Strengthening international cooperation is to continue to be based on the principle of common and shared responsibility, strengthening assistance and enhancing cooperation between member states.


Alternative development­ – this section sets out the measures by which UN member states will address drug-related socio-economic issues related to the illicit cultivation of narcotic plants and the illicit manufacture and production and trafficking of drugs around the world.


Two reports – one by Ireland’s Department of Health and one by an international non-governmental organisation – assess what UNGASS 2016 achieved.


Ireland’s Department of Health

In its briefing to the incoming Minister for Health in May 2016, the Department of Health wrote:


The UN General Assembly held a Special Session (UNGASS) on drugs from 19th to 21st April 2016 in New York. This Special Session was an important milestone in achieving the goals in the policy document of 2009 ‘Policy Declaration and Plan of Action on International Cooperation towards an Integrated and Balanced Strategy to Counter the World Drug Problem’ which defined action to be taken by Member States as well as goals to be achieved by 2019. An Outcomes Document, adopted by acclaim at the first plenary session, contained a series of operational recommendations to counter the world drug problem. It showed progress in agreeing language on proportional sentencing, the importance of evidence-based policies, gender mainstreaming, greater consideration of human rights aspects, new psychoactive substances/NPS, and in taking account of WHO resolutions.4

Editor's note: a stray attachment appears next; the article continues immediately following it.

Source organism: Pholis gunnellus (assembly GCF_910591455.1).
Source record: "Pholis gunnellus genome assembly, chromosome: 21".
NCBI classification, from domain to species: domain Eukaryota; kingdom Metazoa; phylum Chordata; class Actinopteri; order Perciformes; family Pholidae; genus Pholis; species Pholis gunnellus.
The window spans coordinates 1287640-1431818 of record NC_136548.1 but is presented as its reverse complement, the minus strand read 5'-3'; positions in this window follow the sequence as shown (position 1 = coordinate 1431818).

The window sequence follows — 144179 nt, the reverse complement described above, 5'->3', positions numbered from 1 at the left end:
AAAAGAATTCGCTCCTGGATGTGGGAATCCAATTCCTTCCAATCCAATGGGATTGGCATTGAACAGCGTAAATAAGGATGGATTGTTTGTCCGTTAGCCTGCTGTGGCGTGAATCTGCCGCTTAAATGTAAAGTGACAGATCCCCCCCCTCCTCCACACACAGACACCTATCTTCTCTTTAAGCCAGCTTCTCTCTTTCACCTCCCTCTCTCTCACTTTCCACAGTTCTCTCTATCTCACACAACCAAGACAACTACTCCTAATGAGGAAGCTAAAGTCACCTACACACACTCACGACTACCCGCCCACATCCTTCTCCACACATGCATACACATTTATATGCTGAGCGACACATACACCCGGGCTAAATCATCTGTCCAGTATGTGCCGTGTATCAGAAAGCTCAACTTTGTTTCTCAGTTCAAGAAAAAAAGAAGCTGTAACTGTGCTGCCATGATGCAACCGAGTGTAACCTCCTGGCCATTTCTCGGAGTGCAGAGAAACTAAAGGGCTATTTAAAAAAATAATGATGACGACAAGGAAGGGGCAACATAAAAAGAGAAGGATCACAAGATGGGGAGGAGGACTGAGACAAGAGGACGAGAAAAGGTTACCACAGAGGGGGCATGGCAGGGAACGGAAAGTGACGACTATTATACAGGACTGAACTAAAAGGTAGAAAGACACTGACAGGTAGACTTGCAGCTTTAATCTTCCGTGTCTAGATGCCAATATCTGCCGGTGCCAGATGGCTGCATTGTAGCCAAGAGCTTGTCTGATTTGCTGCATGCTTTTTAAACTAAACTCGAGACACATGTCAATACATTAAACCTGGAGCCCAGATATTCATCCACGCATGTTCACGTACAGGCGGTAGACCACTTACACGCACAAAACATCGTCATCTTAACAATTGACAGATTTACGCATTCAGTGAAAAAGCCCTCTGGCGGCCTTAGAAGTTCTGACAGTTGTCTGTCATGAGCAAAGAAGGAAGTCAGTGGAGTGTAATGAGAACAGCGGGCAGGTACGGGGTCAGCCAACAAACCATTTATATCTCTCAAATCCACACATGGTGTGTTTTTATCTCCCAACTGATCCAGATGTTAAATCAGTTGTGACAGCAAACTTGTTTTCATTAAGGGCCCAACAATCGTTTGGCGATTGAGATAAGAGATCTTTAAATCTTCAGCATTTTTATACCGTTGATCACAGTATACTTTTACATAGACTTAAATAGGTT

International Drug Policy Consortium (IDPC)

IDPC is global network of 143 NGOs that focus on issues related to drug production, trafficking and use, promoting objective and open debate on the effectiveness, direction and content of drug policies at the national and international level, and supporting evidence-based policies that are effective at reducing drug-related harm. IDPC commented regarding UNGASS 2016:


Although the Outcome Document does include some good language on some points (such as access to essential medicines, development, overdose prevention and alternatives to incarceration), it could have been a very different document if the more progressive inputs had not been overlooked.


IDPC has compiled a document containing a selection of the ‘more strong, progressive and evidence-based language’, which had been on the table during the negotiations.5



1 Information retrieved 13 May 2016 https://www.unodc.org/ungass2016/

2 European Union (2016) Common position on UNGASS 2016. Retrieved 13 May 2016 http://www.unodc.org/documents/ungass2016//Contributions/IO/EU_COMMON_POSITION_ON_UNGASS.pdf

3 Draft resolution submitted by the President of the General Assembly: Our joint commitment to effectively addressing and countering the world drug problem. 14 April 2016. E/CN.7/2016/L.12/Rev.1Retrieved 13 May 2016


4 Department of Health (2016) Departmental Brief for Minister May 2016 https://www.drugsandalcohol.ie/25536/

5 Document retrieved 10 June 2016 https://dl.dropboxusercontent.com/u/64663568/Press%20releases/UNGASS-shadow-declaration_FINAL.pdf

Item Type
Publication Type
Irish-related, International, Open Access, Article
Drug Type
Substances (not alcohol/tobacco)
Intervention Type
Issue Title
Issue 58, Summer 2016
August 2016
Page Range
pp. 10-11
Health Research Board
Issue 58, Summer 2016